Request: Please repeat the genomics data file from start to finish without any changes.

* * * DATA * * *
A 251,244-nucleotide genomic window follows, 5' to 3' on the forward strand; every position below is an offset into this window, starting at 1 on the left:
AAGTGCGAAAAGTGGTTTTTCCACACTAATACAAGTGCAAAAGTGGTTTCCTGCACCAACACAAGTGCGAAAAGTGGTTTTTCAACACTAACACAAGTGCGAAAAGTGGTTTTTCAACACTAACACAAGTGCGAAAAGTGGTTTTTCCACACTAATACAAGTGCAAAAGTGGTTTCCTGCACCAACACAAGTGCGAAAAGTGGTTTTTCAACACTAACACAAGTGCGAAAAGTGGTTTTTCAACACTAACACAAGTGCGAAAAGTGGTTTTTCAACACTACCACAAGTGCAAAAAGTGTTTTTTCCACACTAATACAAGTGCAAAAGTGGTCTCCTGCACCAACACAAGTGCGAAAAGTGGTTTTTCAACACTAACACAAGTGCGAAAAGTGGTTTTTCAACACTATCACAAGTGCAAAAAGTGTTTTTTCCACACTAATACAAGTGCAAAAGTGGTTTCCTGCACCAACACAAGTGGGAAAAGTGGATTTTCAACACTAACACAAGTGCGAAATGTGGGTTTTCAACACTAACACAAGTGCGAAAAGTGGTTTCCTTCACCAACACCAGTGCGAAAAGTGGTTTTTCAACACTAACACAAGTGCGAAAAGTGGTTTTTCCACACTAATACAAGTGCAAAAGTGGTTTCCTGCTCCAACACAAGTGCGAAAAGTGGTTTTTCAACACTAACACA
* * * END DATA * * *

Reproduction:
A 251,244-nucleotide genomic window follows, 5' to 3' on the forward strand; every position below is an offset into this window, starting at 1 on the left:
AAGTGCGAAAAGTGGTTTTTCCACACTAATACAAGTGCAAAAGTGGTTTCCTGCACCAACACAAGTGCGAAAAGTGGTTTTTCAACACTAACACAAGTGCGAAAAGTGGTTTTTCAACACTAACACAAGTGCGAAAAGTGGTTTTTCCACACTAATACAAGTGCAAAAGTGGTTTCCTGCACCAACACAAGTGCGAAAAGTGGTTTTTCAACACTAACACAAGTGCGAAAAGTGGTTTTTCAACACTAACACAAGTGCGAAAAGTGGTTTTTCAACACTACCACAAGTGCAAAAAGTGTTTTTTCCACACTAATACAAGTGCAAAAGTGGTCTCCTGCACCAACACAAGTGCGAAAAGTGGTTTTTCAACACTAACACAAGTGCGAAAAGTGGTTTTTCAACACTATCACAAGTGCAAAAAGTGTTTTTTCCACACTAATACAAGTGCAAAAGTGGTTTCCTGCACCAACACAAGTGGGAAAAGTGGATTTTCAACACTAACACAAGTGCGAAATGTGGGTTTTCAACACTAACACAAGTGCGAAAAGTGGTTTCCTTCACCAACACCAGTGCGAAAAGTGGTTTTTCAACACTAACACAAGTGCGAAAAGTGGTTTTTCCACACTAATACAAGTGCAAAAGTGGTTTCCTGCTCCAACACAAGTGCGAAAAGTGGTTTTTCAACACTAACACA